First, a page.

Mill remains©Copyright: Jeri Danyleyko
Beales Mills was a small mill community that got its start during the 1860s. The mill site and settlement, named after the founder Benjamin Beale, was located on Beales Creek, about 1.5 kilometres from the village of Charleston, a small community located on Charleston Lake.
Athough Charleston was never large, it offered a full range of services including two hotels, a cooper, blacksmith and a sawmill, owned by Slack and Foster. Charleston however lacked much-needed water power, which nearby Beales Mills had in abundance.
Beales Mills was a substantial operation that included saw, grist and flour mills as well as shingle manufacturing. Wheat farming was the main commodity in the area at the time, and local farmers kept the grist mill constantly busy with a steady supply of grain.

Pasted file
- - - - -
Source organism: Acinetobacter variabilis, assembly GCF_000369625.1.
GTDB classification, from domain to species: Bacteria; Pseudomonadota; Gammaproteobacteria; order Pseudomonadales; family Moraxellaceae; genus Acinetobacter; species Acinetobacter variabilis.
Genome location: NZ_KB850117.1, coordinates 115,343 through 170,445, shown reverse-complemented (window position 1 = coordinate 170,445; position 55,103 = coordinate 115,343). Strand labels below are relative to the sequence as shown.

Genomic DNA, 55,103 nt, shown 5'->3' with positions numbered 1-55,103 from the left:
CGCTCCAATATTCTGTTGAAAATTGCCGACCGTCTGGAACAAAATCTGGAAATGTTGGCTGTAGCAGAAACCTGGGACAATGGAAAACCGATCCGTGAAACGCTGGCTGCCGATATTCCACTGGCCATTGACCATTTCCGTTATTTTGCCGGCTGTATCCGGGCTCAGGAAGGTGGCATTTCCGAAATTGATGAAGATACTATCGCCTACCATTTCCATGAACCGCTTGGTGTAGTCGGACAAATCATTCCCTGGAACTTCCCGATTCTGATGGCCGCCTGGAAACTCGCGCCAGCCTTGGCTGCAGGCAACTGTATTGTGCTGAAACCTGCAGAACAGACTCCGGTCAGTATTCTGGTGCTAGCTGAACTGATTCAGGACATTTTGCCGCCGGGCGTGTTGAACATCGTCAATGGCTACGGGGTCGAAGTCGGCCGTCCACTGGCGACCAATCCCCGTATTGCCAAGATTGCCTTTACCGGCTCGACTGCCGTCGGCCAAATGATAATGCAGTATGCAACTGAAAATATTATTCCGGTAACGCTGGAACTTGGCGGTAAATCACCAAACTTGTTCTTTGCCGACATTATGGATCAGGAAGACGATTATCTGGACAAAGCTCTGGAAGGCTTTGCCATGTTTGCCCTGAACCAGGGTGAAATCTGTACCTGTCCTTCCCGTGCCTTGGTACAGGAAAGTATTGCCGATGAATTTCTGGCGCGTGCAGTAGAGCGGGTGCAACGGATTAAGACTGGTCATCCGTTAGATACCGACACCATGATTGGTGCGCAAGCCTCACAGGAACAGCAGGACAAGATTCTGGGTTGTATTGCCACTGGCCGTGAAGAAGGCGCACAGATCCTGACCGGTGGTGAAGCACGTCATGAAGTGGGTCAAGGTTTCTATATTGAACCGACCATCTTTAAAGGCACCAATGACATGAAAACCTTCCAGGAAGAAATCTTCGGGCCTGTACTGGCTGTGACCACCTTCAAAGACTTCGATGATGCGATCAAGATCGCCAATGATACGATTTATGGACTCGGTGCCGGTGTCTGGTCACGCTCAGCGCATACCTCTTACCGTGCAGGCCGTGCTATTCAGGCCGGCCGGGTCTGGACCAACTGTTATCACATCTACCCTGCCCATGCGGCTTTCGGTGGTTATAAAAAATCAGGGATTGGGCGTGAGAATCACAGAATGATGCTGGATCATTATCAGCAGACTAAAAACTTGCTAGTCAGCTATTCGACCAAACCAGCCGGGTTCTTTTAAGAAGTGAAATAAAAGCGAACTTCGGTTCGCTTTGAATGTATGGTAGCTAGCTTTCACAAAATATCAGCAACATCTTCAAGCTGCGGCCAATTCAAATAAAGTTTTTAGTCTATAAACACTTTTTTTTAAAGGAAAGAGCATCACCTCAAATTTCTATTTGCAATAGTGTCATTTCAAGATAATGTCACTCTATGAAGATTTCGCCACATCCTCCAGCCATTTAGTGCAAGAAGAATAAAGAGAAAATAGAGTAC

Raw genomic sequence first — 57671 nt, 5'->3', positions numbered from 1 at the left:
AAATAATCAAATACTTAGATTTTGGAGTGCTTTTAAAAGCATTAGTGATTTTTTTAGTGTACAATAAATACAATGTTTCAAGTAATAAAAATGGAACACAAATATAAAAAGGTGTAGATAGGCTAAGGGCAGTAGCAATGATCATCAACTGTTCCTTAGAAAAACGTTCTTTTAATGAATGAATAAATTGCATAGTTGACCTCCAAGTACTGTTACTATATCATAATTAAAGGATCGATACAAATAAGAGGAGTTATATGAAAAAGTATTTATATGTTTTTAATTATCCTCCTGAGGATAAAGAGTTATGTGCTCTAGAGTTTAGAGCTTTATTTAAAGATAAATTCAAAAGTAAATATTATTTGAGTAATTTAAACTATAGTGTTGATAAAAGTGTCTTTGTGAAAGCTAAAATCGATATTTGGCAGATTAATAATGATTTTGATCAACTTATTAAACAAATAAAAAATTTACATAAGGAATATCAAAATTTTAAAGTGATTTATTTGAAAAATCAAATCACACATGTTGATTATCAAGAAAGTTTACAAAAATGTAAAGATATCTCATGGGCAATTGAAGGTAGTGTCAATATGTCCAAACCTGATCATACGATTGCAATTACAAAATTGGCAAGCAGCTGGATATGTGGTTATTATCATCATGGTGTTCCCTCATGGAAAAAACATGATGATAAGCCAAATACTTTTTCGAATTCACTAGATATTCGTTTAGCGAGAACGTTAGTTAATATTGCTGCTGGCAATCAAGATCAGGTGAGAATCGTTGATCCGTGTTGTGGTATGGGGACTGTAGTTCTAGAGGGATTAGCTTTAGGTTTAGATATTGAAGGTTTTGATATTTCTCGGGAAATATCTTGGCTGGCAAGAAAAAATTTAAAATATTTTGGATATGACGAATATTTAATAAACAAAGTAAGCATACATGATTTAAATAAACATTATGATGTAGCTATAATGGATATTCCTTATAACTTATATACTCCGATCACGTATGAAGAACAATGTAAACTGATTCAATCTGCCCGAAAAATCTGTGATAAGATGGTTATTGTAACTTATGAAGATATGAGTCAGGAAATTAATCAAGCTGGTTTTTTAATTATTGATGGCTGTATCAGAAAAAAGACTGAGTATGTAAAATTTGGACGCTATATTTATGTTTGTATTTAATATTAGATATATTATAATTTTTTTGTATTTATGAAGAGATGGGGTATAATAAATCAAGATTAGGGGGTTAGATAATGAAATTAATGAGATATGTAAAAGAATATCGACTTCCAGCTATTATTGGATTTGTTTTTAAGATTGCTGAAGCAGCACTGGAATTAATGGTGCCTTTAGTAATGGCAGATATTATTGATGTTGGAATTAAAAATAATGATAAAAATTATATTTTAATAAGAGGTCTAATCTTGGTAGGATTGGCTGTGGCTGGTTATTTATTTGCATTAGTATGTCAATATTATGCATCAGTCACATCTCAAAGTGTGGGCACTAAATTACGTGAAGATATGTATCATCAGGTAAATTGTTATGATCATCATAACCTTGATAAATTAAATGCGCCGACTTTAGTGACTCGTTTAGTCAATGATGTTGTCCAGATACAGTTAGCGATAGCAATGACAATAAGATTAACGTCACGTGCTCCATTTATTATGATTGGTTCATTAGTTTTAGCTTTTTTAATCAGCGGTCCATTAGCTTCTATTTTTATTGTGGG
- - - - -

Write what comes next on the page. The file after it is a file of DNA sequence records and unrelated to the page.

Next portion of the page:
The mill site itself was in an ideal position. Located next to a small waterfall, that flowed into Beales Creek,the mills had more than ample power to keep grinding from morning to night. Almost all of Charleston's water power originated from Beales Mills and the mills were in constant demand.
Since Beales Mills never had a post office, very little information is available on the actual town site or residents. Benjamin Beale himself was listed as a Charleston resident. The mills were known to have operated until the late 1890s and likely into the early part of the 20th century.
Today, very little remains of Beale's Mills. The only buildings that still stand are a couple of houses, both nicely renovated and occupied. The remains of the mill and mill dam can be found undisturbed in a gully, alongside the waterfall.